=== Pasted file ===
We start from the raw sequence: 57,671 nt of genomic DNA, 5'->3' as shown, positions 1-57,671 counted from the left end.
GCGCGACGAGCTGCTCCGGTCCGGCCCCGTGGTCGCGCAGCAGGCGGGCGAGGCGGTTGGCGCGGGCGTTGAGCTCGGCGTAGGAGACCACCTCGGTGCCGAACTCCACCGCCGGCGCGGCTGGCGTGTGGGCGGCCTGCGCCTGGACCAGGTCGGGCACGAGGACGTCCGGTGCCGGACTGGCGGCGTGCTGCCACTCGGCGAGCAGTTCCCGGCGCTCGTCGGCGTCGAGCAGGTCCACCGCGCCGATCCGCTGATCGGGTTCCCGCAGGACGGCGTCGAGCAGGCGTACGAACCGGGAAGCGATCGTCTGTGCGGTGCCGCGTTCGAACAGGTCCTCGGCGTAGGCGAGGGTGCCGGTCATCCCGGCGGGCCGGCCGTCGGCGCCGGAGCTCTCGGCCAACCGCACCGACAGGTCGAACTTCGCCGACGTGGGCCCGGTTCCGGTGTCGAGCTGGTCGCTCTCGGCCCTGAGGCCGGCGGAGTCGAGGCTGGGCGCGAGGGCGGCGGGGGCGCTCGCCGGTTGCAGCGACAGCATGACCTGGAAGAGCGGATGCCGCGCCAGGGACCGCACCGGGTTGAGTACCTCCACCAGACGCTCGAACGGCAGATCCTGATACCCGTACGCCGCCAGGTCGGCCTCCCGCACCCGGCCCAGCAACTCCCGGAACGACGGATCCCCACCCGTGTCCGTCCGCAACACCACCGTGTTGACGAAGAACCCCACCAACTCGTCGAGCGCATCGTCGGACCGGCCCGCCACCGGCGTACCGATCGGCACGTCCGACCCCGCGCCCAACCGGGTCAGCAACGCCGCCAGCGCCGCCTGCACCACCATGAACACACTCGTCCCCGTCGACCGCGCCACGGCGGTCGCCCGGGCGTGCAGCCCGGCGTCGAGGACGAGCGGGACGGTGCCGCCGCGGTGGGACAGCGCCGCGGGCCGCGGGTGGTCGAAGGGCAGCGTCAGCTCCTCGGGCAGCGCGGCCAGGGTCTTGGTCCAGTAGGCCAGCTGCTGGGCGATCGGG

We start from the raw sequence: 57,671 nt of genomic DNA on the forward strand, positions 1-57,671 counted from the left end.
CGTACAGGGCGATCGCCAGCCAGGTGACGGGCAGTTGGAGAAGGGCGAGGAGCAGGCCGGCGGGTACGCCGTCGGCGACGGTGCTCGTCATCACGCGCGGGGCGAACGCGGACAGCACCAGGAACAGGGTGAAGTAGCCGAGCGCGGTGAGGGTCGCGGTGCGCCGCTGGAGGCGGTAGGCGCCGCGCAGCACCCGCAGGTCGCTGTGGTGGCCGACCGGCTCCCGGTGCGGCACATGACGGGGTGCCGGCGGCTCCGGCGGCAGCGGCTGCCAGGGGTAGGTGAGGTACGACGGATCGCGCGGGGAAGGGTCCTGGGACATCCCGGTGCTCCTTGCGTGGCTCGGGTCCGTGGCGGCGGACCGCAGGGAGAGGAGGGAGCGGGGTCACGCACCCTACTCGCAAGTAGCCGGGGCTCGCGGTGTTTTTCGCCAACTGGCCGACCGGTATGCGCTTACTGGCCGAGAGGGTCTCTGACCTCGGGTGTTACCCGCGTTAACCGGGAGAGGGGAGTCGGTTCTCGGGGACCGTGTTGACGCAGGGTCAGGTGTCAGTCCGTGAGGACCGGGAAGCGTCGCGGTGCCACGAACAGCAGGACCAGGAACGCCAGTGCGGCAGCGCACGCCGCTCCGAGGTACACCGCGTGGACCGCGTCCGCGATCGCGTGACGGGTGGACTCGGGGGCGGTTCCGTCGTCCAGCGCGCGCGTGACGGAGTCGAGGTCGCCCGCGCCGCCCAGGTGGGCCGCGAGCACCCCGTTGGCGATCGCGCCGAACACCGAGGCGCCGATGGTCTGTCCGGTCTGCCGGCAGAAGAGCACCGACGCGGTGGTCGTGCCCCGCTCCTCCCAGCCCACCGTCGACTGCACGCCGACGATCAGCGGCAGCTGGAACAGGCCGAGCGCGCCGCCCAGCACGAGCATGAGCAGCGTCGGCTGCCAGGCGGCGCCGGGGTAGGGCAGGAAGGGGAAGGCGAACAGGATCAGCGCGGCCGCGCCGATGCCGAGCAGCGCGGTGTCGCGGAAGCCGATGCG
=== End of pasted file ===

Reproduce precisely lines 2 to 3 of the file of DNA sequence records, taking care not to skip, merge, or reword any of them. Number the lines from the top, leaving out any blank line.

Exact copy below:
GCGCGACGAGCTGCTCCGGTCCGGCCCCGTGGTCGCGCAGCAGGCGGGCGAGGCGGTTGGCGCGGGCGTTGAGCTCGGCGTAGGAGACCACCTCGGTGCCGAACTCCACCGCCGGCGCGGCTGGCGTGTGGGCGGCCTGCGCCTGGACCAGGTCGGGCACGAGGACGTCCGGTGCCGGACTGGCGGCGTGCTGCCACTCGGCGAGCAGTTCCCGGCGCTCGTCGGCGTCGAGCAGGTCCACCGCGCCGATCCGCTGATCGGGTTCCCGCAGGACGGCGTCGAGCAGGCGTACGAACCGGGAAGCGATCGTCTGTGCGGTGCCGCGTTCGAACAGGTCCTCGGCGTAGGCGAGGGTGCCGGTCATCCCGGCGGGCCGGCCGTCGGCGCCGGAGCTCTCGGCCAACCGCACCGACAGGTCGAACTTCGCCGACGTGGGCCCGGTTCCGGTGTCGAGCTGGTCGCTCTCGGCCCTGAGGCCGGCGGAGTCGAGGCTGGGCGCGAGGGCGGCGGGGGCGCTCGCCGGTTGCAGCGACAGCATGACCTGGAAGAGCGGATGCCGCGCCAGGGACCGCACCGGGTTGAGTACCTCCACCAGACGCTCGAACGGCAGATCCTGATACCCGTACGCCGCCAGGTCGGCCTCCCGCACCCGGCCCAGCAACTCCCGGAACGACGGATCCCCACCCGTGTCCGTCCGCAACACCACCGTGTTGACGAAGAACCCCACCAACTCGTCGAGCGCATCGTCGGACCGGCCCGCCACCGGCGTACCGATCGGCACGTCCGACCCCGCGCCCAACCGGGTCAGCAACGCCGCCAGCGCCGCCTGCACCACCATGAACACACTCGTCCCCGTCGACCGCGCCACGGCGGTCGCCCGGGCGTGCAGCCCGGCGTCGAGGACGAGCGGGACGGTGCCGCCGCGGTGGGACAGCGCCGCGGGCCGCGGGTGGTCGAAGGGCAGCGTCAGCTCCTCGGGCAGCGCGGCCAGGGTCTTGGTCCAGTAGGCCAGCTGCTGGGCGATCGGG

We start from the raw sequence: 57,671 nt of genomic DNA on the forward strand, positions 1-57,671 counted from the left end.